Saturday, 3 March 2012

Thank heavens for Michael Rosen

It's good to see that sometimes, an article about 'grammar' can appear in the media and it's not a complete load of codswallop. Michael Rosen, who I already knew to be an intelligent and sensible chap, has performed this feat in the Guardian. Sadly, the sub-ed has added a headline which rather over-simplifies his point (I suppose that's the sub-ed's job) and this has led to numpties in the comments who've missed the point. 

The article is called 'Sorry, there's no such thing as correct grammar', and responds to the fact that some bloke called Martin Gwynne is giving 'grammar lessons' in Selfridges, reported in the Telegraph. The Telegraph commenters are even more of a bunch of mud-for-brains, immediately leaping on spelling and punctuation errors of their fellow commenters:
How can I criticize the grammar in this blog post? Only on minor points ... there's no need for a hyphen between an adverb and an adjective when there's no possible ambiguity (easily-accessible; privately-published). 
"How can I criticize the grammar in this blog post?" By going to America. Here in the UK, old bean, it's "criticise".
 Anyhoo, back to the Rosen piece. What is refreshing is that he says this:
Whereas linguists are agreed that language has grammar, what they can't agree on is how to describe it. So, while there is a minimum agreement that language is a system with parts that function in relation to each other, there is no universal agreement on how the parts and the functions should be analysed and described, nor indeed if they should be described as some kind of self-sealed system or whether they should always be described in terms of the users, ie those who "utter" the language, and those who "receive" it (speakers and listeners, writers and readers etc).
It would be nice if he made us sound a little bit less like an argumentative rabble who can't sort out what their own discipline is about, but he's broadly right. His main point is his last one, and he seems to be firmly of the opinion that language should always be described in terms of its users (he and I differ on this point, but we won't fall out over it).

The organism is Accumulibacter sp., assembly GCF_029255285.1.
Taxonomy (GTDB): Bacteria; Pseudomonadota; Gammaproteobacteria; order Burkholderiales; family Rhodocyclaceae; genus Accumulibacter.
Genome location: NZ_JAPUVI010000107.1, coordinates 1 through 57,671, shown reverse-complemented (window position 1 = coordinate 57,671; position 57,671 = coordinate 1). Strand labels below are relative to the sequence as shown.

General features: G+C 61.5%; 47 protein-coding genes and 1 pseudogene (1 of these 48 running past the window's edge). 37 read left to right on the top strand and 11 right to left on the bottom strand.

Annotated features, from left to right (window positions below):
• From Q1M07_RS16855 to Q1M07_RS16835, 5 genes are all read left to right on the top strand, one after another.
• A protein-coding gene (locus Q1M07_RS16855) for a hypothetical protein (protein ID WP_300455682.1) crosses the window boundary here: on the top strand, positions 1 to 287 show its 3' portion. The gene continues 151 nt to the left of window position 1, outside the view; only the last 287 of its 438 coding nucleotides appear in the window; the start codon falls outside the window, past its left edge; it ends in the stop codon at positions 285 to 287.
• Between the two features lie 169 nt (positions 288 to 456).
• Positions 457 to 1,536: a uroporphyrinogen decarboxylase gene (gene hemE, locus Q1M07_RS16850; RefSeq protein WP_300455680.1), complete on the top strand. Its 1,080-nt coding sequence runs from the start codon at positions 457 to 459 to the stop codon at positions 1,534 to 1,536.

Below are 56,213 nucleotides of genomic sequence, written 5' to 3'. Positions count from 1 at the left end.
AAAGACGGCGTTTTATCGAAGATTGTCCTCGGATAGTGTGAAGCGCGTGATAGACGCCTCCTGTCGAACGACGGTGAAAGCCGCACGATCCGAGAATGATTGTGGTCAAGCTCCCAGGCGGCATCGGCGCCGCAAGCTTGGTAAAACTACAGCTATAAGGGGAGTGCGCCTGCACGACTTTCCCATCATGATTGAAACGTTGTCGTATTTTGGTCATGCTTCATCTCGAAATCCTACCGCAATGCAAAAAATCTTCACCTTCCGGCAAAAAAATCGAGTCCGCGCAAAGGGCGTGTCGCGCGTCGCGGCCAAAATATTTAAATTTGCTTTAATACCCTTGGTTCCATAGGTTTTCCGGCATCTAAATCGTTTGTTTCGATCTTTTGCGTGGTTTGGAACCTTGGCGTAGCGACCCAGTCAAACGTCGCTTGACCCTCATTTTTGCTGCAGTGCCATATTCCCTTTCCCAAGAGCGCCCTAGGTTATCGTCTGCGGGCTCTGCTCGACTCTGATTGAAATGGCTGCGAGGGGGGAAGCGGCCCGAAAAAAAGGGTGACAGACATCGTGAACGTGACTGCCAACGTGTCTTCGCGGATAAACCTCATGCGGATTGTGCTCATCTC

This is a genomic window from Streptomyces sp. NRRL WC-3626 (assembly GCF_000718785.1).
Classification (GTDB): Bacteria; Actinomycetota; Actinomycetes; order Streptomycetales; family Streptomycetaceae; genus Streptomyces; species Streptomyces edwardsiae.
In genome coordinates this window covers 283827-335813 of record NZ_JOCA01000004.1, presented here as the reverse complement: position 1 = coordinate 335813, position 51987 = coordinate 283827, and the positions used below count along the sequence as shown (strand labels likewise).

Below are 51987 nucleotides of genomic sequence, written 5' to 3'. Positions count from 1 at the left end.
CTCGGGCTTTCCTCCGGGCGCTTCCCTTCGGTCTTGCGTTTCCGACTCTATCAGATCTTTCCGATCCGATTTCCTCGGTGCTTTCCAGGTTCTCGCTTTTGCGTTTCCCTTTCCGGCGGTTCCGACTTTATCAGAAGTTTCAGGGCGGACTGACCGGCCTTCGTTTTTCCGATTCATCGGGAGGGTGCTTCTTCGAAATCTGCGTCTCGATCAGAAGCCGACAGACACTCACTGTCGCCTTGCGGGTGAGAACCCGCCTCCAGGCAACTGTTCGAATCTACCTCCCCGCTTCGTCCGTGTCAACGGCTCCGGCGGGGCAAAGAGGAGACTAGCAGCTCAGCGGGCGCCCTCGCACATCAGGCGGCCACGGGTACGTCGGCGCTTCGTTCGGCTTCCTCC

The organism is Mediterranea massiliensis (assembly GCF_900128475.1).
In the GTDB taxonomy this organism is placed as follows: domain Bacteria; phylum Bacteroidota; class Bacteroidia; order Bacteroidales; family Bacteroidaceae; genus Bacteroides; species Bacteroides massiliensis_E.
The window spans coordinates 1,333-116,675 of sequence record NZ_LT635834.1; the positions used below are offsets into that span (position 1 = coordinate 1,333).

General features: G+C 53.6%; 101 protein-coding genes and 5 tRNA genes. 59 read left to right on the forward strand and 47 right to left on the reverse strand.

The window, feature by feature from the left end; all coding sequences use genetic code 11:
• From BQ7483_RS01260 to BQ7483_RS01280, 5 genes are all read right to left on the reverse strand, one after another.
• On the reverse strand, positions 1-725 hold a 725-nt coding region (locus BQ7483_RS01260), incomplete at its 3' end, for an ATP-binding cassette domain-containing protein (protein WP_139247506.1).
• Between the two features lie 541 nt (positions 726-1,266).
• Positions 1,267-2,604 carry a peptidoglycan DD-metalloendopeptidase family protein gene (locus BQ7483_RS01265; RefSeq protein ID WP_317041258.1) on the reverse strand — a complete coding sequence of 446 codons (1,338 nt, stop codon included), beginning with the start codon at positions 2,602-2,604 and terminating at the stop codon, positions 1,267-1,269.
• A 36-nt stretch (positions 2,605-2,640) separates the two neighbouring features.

He also says, quite rightly, that
In fact, we would neither be able to speak nor understand if we didn't know [grammar]. 
He also notes (again, quite accurately) that there are two meanings of 'learning grammar': 
whether we get to know grammar in order to be "correct", or in order to describe what people say and write.
Of course, what this Gwynne person is teaching (though the Telegraph doesn't say) will certainly be the former. As Rosen says,
People attending his classes will feel immensely pleased that they have been told what's right and will probably spend a good deal of time telling other people they meet or read where and how they are wrong.
And he is very down on this, arguing quite vociferously that it's not right to allow 'grammar' to become something that belongs to an elite, leaving the others to feel that they are doing it wrong. He makes what seems to be a proposal for teaching everyone how to write and speak standard English:
If we are serious about enabling those who want to acquire what we have called standard English then first we should be honest about change and its lack of encoded rules. Then, together with them, we should look closely at how such people's speech and writing diverges from the kind of English that they would like to acquire. There will always be social reasons for this and knowing these helps people take on the dialects they don't fully speak or write.
I think he's saying that rather than tell people 'you're wrong, this is the right way', we should instead accept the differences but ensure people know that they are non-standard. He is arguing against a 'grammar police' and suggesting that language should be more open, that the reasons for it varying should be known, and that variation should be embraced. I think he's saying that everyone should study linguistics. Well done that man.

He does also say this, however, which seems to contradict his point, which is that we can teach people standard English, and also be basically wrong (emphasis mine):
many people... imagine that because it is called standard, it is run by rules and that these rules are fixed. I've always understood rules to be regulations that are drawn up in some agreed list. They are fixed (until such time as they are amended) and they are enforceable. In fact, there is no agreed list, a good deal of what we say and write keeps changing and nothing is enforceable. Instead, language is owned and controlled by everybody and what we do with it seems to be governed by various kinds of consent, operating through the social groups of our lives. Social groups in society don't swim about in some kind of harmonious melting pot. We rub against each other from very different and opposing positions, so why we should agree about language use and the means of describing it is beyond me.
Well. No agreed list, all right. No one sat down and said 'let's put the subject first, and let's have objects following the verb. We'll have a negation particle, I think, and let's form questions by changing the word order'. But as I've said repeatedly, language is run by rules. It simply is a set of rules - that's pretty much its definition. Not in the sense of rules that have to be learnt and followed, but more like instructions. Like a computer programme: it comprises a set of instructions, which it follows in order to run. If the rules are wrong (altered in some way, like missing the final bracket off an html command), the programme crashes. We actually use the word 'crash' in syntax to describe what happens if some linguistic rule is not satisfied. 

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